Her son, Bryan, and one of the nieces survived the crash, but the niece later died in hospital.

Bryan had broken bones and severe head injuries which left him brain-damaged.

Repugnant Reasons For Her Behavior

People rushed to assist and pulled Diane out of the wreckage. They claim that there was a smashed vodka bottle on the floor of the car.

This significant information was taken into consideration in the autopsy report.

Investigations into the cause of the crash concluded that Diane Schuler had been under the influence of alcohol.

A toxicology report indicated that her blood alcohol level was double the legal limit.

Diane also had high levels of THC in her system. This could be the result of smoking marijuana shortly before the crash.

The toxicology report matched up with the eyewitness report of the vodka bottle found in the car. It would also account for the erratic driving, and the vomiting at the side of the road.

Family Denied Allegations

Diane Schuler’s family refutes the accusations that she had been drinking. “Unless you believe that a woman who’s like a PTA mom of the year decides this is the day I don’t give a dam.

I’m going to have eight or ten shots and smoke a joint in front of my kids and nieces, then something else had to happen,” claimed a private investigator hired by her husband, Daniel.

The owner of the campground insisted that Diane was sober when she left that morning. Another witness was a gas station employee.

He remembered that Diane had wanted to buy painkillers. He was also adamant that she was not drunk.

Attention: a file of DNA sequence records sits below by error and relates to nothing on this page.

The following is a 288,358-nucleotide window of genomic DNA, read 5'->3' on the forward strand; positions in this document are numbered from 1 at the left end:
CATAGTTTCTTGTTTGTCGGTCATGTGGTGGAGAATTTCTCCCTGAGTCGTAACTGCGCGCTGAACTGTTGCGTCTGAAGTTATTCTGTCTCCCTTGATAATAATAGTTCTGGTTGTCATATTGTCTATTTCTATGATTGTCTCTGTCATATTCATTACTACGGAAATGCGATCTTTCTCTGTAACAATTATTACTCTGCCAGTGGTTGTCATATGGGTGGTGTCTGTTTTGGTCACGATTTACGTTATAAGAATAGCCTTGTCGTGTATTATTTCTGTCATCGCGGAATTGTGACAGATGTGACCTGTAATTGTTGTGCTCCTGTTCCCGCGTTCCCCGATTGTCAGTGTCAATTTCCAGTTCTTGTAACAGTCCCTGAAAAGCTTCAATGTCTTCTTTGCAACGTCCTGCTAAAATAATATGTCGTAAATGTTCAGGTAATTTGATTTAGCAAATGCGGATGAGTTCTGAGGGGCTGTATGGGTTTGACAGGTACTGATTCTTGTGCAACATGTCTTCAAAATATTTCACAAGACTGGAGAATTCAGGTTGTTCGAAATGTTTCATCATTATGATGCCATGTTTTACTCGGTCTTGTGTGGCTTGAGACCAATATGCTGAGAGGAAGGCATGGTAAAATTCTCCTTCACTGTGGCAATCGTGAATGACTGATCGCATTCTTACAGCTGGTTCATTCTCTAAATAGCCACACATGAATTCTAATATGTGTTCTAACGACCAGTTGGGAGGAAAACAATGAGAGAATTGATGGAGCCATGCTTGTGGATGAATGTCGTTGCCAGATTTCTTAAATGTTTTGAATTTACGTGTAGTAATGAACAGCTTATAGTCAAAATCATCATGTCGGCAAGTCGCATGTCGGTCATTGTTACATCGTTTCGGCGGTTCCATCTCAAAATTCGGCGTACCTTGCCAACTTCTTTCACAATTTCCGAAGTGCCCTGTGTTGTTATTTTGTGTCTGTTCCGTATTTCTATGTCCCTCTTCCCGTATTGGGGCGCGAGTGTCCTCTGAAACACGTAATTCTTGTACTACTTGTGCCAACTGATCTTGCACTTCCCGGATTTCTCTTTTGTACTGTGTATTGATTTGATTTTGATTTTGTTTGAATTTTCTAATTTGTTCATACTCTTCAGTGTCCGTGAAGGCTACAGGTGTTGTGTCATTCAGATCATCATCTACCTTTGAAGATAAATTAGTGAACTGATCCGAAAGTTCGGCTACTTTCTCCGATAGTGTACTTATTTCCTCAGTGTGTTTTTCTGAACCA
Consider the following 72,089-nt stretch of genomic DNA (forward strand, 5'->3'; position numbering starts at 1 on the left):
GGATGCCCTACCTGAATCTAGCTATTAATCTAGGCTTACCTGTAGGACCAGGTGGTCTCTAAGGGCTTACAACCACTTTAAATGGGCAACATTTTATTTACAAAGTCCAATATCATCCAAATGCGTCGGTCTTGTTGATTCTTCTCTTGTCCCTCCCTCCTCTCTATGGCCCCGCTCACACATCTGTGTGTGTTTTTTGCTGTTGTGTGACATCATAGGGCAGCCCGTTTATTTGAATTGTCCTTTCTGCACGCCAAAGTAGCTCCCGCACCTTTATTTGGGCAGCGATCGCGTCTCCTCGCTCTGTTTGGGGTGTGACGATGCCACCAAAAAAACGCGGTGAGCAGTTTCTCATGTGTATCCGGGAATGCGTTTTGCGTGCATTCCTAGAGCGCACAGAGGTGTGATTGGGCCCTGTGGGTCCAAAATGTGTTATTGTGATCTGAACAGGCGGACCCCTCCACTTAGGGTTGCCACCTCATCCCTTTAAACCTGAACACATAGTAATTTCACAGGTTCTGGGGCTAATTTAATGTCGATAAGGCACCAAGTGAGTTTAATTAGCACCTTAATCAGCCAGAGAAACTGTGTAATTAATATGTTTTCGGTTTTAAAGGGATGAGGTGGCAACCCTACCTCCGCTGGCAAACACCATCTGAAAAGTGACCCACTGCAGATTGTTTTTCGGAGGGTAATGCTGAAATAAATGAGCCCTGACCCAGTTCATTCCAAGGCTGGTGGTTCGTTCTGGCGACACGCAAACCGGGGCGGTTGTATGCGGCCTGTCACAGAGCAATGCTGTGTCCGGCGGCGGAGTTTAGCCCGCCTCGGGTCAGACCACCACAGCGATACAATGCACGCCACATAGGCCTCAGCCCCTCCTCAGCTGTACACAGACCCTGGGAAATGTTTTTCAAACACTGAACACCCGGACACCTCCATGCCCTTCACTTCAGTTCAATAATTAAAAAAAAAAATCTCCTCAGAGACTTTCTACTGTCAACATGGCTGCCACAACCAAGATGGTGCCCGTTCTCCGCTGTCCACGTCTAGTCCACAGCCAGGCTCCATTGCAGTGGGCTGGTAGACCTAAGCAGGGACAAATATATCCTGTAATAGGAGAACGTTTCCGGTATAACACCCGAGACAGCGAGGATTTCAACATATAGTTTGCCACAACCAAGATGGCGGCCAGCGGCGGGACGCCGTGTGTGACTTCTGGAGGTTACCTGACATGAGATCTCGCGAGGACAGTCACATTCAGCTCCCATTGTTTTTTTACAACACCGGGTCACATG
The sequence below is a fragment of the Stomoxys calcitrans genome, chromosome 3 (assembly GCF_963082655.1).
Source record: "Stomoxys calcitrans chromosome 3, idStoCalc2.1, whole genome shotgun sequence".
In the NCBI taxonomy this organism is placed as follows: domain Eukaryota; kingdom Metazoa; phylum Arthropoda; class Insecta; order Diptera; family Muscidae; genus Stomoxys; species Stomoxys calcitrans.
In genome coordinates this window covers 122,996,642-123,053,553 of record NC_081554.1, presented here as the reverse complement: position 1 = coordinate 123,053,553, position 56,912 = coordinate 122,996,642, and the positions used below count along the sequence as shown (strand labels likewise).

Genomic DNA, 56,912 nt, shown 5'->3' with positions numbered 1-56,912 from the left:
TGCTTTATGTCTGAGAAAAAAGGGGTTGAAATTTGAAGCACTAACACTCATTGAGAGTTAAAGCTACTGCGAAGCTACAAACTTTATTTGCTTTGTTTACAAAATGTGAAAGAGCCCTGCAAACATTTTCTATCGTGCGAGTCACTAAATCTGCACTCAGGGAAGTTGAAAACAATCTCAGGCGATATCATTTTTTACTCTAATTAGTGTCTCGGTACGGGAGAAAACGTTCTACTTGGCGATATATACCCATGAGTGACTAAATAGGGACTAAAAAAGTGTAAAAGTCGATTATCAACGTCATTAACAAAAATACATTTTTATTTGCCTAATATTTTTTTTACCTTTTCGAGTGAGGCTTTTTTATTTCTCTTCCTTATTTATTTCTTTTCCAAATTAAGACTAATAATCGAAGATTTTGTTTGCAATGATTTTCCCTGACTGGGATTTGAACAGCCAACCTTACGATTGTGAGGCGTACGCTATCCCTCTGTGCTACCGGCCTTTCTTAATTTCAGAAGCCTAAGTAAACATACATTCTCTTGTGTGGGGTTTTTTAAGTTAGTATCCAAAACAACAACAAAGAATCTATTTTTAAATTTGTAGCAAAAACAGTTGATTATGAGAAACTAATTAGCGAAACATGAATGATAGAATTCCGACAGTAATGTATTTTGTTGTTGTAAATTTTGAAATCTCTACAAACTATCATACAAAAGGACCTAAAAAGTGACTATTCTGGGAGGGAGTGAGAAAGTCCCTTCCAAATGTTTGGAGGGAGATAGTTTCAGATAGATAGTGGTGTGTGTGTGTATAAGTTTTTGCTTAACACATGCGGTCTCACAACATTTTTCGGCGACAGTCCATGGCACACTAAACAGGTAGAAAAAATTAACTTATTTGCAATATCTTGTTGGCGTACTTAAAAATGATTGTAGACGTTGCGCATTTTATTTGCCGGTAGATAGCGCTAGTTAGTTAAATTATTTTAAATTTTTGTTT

McDonald’s employees stated that Diane Schuler was sober when she placed her order at the counter.

After initially claiming that his wife had not had alcohol, Daniel confessed that they had consumed alcohol that weekend.

He insisted that Diane had not drunk any alcohol on the day before their departure. The day of the fateful accident.

He admitted that Diane smoked marijuana. Apparently, it was occasional use for insomnia. According to Daniel’s sister, Diane smoked the drug regularly.

Daniel tried to prove that Diane had not been intoxicated while driving. He suggested that her erratic driving may have been caused by a stroke, but this claim was disproved by the autopsy report.

Investigators ruled that the crash was a homicide, with the deaths being caused by negligent driving.

Following that verdict, David Paterson, the governor of New York proposed the Child Passenger Protection Act, making it a felony to drive under the influence of alcohol with a minor in the car.

The Perfect Woman

Right to the bitter end, Daniel Schuler has continued to present his wife as a perfect woman. He describes her as “reliable, trustworthy and honest” and not the monster murderer that she has been called.

Supportive friends and family cannot believe that she purposefully committed any act that would endanger children.

Daniel is continuing his quest to find a medical reason for the way she behaved that day.